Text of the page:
Merline and the Legend of King Arthur - Williamson Park, Lancaster
Announcing the end of its nationally acclaimed promenade plays was almost certainly not the way The Dukes in Lancaster had planned on celebrating 25 years of staging its pioneering productions in the wonderful Williamson Park.
But swingeing Arts Council England cuts which have left Lancashire very much the poor relation compared to Merseyside, Cumbria and Greater Manchester meaning the end of an era and not just the loss of this moveable feast – next year being consigned to a marquee and a revival of the Pendle Witch play Sabbat – but also the trimming from five to two of its in-house productions.
To be honest the earlier cuts are already showing. At their peak there were two promenade shows each summer boasting large casts, elaborate props, community choirs and a real sense of excitement.
There’s still an element of the latter – especially amongst younger promenaders – and each season sets out to explore new areas of the park. But casts these days peak at eight multi-taskers and anyone who remembers how stunning the lake scene was the first time Camelot came calling (Tales of King Arthur, 1990) will notice what a difference a tighter budget makes.
Nobody said it was going to be easy (just ask Patrick Bridgman billed as playing Merlin and the Green Knight but already replaced due to injury by Kieran Buckeridge as a rather hesitant Merlin and Nick Camm as the fearsome knight) and as ever the entire cast throws itself with some abandon up and down the park’s slopes and dells clearly risking limbs if not actually life.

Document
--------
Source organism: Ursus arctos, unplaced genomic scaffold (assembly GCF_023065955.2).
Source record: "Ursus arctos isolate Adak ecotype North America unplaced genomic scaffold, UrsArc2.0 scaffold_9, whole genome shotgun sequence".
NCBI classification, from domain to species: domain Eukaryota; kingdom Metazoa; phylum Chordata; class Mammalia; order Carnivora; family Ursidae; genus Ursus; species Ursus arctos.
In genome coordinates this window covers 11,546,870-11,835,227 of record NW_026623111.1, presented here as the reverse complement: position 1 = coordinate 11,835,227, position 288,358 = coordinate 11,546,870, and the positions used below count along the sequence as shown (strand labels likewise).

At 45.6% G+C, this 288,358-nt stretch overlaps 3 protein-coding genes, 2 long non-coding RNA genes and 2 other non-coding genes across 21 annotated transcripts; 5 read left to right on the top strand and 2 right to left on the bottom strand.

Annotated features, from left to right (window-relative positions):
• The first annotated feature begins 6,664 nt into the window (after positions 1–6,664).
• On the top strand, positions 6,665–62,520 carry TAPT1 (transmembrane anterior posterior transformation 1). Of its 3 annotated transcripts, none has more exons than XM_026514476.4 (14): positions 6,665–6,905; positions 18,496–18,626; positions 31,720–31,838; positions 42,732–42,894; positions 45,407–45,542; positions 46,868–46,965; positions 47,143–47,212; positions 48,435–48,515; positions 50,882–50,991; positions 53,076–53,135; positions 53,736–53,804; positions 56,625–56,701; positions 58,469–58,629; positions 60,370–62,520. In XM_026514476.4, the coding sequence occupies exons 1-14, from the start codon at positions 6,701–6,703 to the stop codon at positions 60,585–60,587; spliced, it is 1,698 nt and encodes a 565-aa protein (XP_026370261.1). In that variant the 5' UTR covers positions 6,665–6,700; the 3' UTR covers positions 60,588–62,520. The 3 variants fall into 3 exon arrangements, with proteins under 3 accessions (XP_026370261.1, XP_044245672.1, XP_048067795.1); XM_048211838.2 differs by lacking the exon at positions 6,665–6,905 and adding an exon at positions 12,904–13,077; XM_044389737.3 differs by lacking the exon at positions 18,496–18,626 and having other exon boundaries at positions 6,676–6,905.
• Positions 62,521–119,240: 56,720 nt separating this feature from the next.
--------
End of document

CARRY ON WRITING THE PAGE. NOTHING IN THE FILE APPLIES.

Award winning Kevin Dyer’s script is certainly accessible – a sort of Camelot-light aimed at the Harry Potter generation and complete with comic relief from Shelley Atkinson’s Barrow Woman and Andrew Ashford’s Billy Poggit (and more serious Gawain). But do we really need a mini stand up comedy routine when there’s already more than enough padding in the plot?
As for the story, it’s an odd fusion of the various Arthurian legends and frequently plays second fiddle to the staging. John Cockerill’s Arthur is a tousle haired youth who quite rightly enrages his feisty and much stronger sister Morgana (Cristina Catalina in what is the play’s most convincing performance) whilst Joanna Croll’s gullible Guinevere and Noel White’s rather wooden Lancelot do actually deserve each other.
Even most of Mark Melville’s usually interesting music veers too often to Monty Python’s Spamalot rather than medievalism.
Still, there’s plenty of walking to be done (director Joe Sumsion’s revenge?) and the interesting scene setting compensates for a lot in this latest look at life in Camelot.